Baidu Adds RTB Access Through Deal With Asia DSP Brandscreen

StuArtBaidu, China’s equivalent of Google in search scope, is bringing a surplus of intent data to demand-side platform Brandscreen through a strategic deal the two have forged.

Using Brandscreen’s RTB platform, advertisers now have access to Baidu Exchange Service inventory spanning 500 million unique users and 15 billion impressions monthly; it’s estimated that Baidu commands 82% of search traffic in China. The company posted strong earnings in Q3, with revenues increasing 42.3% year-over-year to the tune of $1.45 billion, by US currency standards.

As summarized in AdExchanger's China RTB report, 2012 and 2013 have represented a tipping point for Chinese exchanges and programmatic media buying. “The thing that’s important about China is the scale is just so immense,” said Stu Spiteri, CEO of Brandscreen. “Because the Internet cuts across all the efficiencies of otherwise regulated media -- TV, outdoor, cable, newsprint -- it will, because of the scale of programmatic, improve the efficiency in China.”

This will affect the broader display ecosystem, historically challenged by the adoption factor -- third-party ad-serving technology and other advancements in automated bidding had not been prevalent in China to date. That is wholly reversing.

“Intent data is not defined by the medium,” Spiteri said, of the Baidu inventory now available to Brandscreen buyers. “It’s defined by the audience. Whether you get it through search or display or mobile, it’s still intent data. Baidu, obviously having a strong search business, wanted to grow their display and mobile business.

Although Baidu’s earnings were strong, TechCrunch reports that the company still has some miles to cover in bringing its mobile business up to speed with PC share; its $1.9 billion acquisition of Android app developer 92 Wireless Websoft will help it get there.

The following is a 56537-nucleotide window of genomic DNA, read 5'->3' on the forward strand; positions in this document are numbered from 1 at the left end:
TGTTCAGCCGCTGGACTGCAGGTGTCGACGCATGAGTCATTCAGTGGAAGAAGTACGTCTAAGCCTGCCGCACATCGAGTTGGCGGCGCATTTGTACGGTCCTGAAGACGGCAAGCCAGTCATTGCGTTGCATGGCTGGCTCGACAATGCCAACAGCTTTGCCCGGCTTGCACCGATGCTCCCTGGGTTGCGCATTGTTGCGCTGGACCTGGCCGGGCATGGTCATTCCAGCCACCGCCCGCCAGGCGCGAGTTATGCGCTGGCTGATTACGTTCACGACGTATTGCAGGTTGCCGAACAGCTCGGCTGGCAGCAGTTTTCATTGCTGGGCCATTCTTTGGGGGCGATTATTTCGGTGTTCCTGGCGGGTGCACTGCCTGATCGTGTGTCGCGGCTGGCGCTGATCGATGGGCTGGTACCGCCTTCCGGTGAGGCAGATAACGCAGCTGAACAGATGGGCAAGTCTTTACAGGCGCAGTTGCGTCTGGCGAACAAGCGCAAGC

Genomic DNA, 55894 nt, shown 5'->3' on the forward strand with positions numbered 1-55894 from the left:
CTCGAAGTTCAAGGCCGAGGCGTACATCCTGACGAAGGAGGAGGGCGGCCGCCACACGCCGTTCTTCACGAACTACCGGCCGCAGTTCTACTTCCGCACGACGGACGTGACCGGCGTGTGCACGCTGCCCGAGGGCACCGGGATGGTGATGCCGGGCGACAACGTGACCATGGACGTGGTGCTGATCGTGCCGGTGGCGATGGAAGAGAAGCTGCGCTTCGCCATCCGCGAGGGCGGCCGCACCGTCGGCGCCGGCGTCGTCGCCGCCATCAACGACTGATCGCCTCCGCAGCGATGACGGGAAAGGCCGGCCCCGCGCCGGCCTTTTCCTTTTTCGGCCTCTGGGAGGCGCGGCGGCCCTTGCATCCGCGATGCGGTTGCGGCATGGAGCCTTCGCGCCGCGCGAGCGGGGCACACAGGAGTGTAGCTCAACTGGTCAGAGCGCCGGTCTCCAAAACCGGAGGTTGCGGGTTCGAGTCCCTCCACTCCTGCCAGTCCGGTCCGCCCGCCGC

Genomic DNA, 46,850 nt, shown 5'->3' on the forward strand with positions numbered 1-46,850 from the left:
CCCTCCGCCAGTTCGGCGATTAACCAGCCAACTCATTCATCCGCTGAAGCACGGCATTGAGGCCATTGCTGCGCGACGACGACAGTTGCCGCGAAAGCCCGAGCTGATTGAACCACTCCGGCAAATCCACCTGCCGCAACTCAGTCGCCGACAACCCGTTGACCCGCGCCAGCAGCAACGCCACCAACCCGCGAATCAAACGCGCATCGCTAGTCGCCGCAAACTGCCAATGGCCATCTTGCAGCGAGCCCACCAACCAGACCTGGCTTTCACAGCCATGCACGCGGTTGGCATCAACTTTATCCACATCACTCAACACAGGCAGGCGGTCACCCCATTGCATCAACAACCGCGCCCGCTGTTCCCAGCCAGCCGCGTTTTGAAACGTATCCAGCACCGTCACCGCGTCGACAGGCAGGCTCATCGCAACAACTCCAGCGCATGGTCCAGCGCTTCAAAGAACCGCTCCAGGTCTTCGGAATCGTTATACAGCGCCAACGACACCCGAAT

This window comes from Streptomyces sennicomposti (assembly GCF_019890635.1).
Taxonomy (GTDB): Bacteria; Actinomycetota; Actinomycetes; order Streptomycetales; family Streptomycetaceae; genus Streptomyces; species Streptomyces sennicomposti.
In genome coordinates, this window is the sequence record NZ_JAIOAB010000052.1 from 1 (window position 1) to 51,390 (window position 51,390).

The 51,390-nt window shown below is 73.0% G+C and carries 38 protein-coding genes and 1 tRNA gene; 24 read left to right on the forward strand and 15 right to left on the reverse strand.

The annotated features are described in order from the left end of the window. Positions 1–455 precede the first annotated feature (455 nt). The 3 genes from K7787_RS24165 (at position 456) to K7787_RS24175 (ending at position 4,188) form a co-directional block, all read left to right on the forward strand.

“There was a lot of education and a lot of working with them to see how we could [bring the data in] and all of those executional things,” Spiteri said, of the beginnings of the relationship with Baidu that began about a year ago. “We’re Truste-certified, and I think the trust factor in China is really important” to ensure data won’t be used outside of agreed-upon terms.

“We inherently know Brandscreen will reliably, effectively and transparently utilize our vast audience information for the purpose of driving our ad revenue, with their advertisers,” said Jack Shen, head of Baidu Exchange Service, in a statement.

Retail, luxury, auto and tech are the top categories to benefit from targeting through Baidu and Brandscreen.

“The biggest advertisers in China are among the most well-known luxury brands in the world,” Spiteri said. L’Oreal is among them. “It’s significant -- the European or American brands who continue to foster brand awareness in the market.”

With access to search, view and click data from Baidu, search advertisers now have the scale to potentially “go from 100 million in addressable market to 400-500 million people across tier 2 or tier 3 cities,” he added. “It’s super exciting to bring that intent data to display.”

The Asia-Pacific region has represented significant growth opportunity for Brandscreen. With relationships to all local publishers and inventory supply like Sina, Alibaba/Taobao, Tencent and, now, Baidu, Brandscreen has upped its leadership presence in the region.

Formerly at Akamai and Google, Spiteri joined last April as president and CRO, assuming the role of CEO in August. Early in October, Brandscreen brought on former Mediamind and Performics exec Clement Tsang as managing director for greater China. The company also brought on Singapore-based CFO Jill Clark in February.

Although the growth trajectory is strong (the online advertising industry in China is an estimated $12.4 billion, or 102.4 billion yuan, business, according to iResearch), there are still hurdles to overcome.

“I think it would be data integrity,” Spiteri cited as one the top challenges. “Right now, the money is there, but it’s not pouring into the market because people don’t know if the reporting they’re getting is real or if they’re actually getting their ad displayed or if it was viewed. I think that discipline needs to be improved.”

 

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